Today I need to write about how much I love the You Are Beautiful project. I love it! I love that it’s such a positive message and I love that it’s spreading all over the world. A friend gave me a photograph of one of the stickers hanging outside and I hung it in the bathroom, because what a great message to wake up to every morning and read before going to bed every night. You are beautiful. Sometimes we humans need a reminder.
So here’s a big Thank You to artist Matthew Hoffman for spreading the love and brightening days through the You Are Beautiful project. Find out more and get your own stickers to distribute at you-are-beautiful.com.
This project is an ongoing practice in letting go. I work on these little paintings, giving them so much care and attention, and then I hang them up in random places and walk away.
I have intentions for the work and ideas about what might happen, but all I’m really left with is curiosity. I’ll never know where all the work ends up, if people like it or don’t care for it, or think I’m pretentious for even thinking that people will like my artwork enough to take it home. People may engage with the project online, or not. The paintings may end up framed, treasured, or tossed. I will never know.
I actually love this practice of letting go and staying curious. Whenever I feel anxious about something (like going to boot camp for the first time, or my five year-olds going to full day kindergarten – just two hypothetical examples…), I always benefit from gently reminding myself to step back and simply be curious about what is going to happen next. Something always happens next.
Now that I’ve crossed the 100 painting mark, I thought it might be time to expand on some of my thoughts behind this project. One big important idea is that these original paintings are not just for your eyes, but for your hands, too.
Finding a painting is a physical experience. You can pull it out of the bag, feel the texture of the stitches and paint on paper, flip it over and see how it’s put together.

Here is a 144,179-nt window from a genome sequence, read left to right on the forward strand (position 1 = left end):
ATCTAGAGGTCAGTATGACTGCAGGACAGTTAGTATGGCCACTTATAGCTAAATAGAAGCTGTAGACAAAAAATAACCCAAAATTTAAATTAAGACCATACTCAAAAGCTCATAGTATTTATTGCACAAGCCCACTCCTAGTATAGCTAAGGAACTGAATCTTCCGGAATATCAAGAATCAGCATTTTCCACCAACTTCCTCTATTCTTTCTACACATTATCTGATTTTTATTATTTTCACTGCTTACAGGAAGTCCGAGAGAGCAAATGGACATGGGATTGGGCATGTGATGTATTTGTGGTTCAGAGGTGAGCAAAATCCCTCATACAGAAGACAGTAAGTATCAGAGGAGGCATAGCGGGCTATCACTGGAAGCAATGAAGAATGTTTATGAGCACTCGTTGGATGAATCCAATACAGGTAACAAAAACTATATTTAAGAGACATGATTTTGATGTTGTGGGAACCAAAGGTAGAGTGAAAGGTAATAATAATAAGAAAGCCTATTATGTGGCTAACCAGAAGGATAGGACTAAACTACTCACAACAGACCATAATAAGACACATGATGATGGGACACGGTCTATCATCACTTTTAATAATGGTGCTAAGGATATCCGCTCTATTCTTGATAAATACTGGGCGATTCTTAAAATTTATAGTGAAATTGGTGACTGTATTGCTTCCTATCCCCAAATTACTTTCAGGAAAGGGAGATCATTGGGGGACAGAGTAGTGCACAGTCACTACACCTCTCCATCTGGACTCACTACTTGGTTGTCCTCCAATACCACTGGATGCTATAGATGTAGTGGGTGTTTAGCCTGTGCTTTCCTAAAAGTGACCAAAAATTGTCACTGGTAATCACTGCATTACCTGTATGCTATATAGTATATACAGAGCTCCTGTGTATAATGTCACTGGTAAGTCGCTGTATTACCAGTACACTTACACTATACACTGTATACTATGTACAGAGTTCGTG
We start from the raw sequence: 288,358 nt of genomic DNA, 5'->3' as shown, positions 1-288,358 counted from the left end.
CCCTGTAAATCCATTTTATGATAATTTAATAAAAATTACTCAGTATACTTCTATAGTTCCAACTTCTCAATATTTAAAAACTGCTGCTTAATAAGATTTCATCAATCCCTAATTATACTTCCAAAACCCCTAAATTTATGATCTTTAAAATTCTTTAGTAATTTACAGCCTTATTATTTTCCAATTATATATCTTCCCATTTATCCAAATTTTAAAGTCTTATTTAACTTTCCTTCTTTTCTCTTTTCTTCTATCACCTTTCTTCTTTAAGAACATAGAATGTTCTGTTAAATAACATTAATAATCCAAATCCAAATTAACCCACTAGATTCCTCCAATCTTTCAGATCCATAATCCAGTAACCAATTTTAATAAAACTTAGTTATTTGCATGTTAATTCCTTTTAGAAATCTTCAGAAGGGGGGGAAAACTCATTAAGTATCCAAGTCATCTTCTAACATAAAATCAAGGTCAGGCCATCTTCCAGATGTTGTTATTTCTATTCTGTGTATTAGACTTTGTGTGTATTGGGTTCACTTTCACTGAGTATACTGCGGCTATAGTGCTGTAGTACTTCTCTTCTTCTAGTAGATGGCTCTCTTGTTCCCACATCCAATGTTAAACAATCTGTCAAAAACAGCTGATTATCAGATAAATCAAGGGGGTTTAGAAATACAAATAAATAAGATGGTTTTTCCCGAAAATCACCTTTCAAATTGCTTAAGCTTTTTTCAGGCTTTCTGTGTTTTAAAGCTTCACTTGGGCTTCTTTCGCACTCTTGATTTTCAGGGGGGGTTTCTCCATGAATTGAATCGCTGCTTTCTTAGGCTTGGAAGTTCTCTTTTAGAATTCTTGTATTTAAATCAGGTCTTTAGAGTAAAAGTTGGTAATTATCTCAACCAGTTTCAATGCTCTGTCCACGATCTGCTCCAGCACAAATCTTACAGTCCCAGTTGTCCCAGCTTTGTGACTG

There’s something special about holding something that has been created and loved and worked with by a person’s hand. There is a different energy in it as an object. Hold a painting in one hand, and a print of the same painting in the other hand, and you can feel the difference. I want to gift this experience to someone. It is intimate, energetic, and positive. Maybe it’s even a little sexy.
This weekend I’m visiting one of my dearest friends and we are hanging paintings all over Seattle. So far I have walked up large hills in the drizzling rain, watched a brass band perform on the street corner, practiced yoga at a small Fremont studio, purchased gluten-free chocolate pasta from Pike Place market, eaten the most beautiful and delicious sushi, and caught up with one of my best friends. And that’s only one day! We have many more adventures planned and lots of paintings to hang and the sun is out. Amazing!
Thanks to my friend Sarah for taking paintings with her on vacation (again) and hanging some in Los Angeles this week! I wish I were standing next to this painting in Runyon Canyon, but at least I can imagine what it feels like to be hiking in the warm sun instead of bundled up as I run from my studio space heater to hot yoga and back again. (I swear I really do love Chicago!) This may be my favorite photo from the project so far.Thank you, Sarah!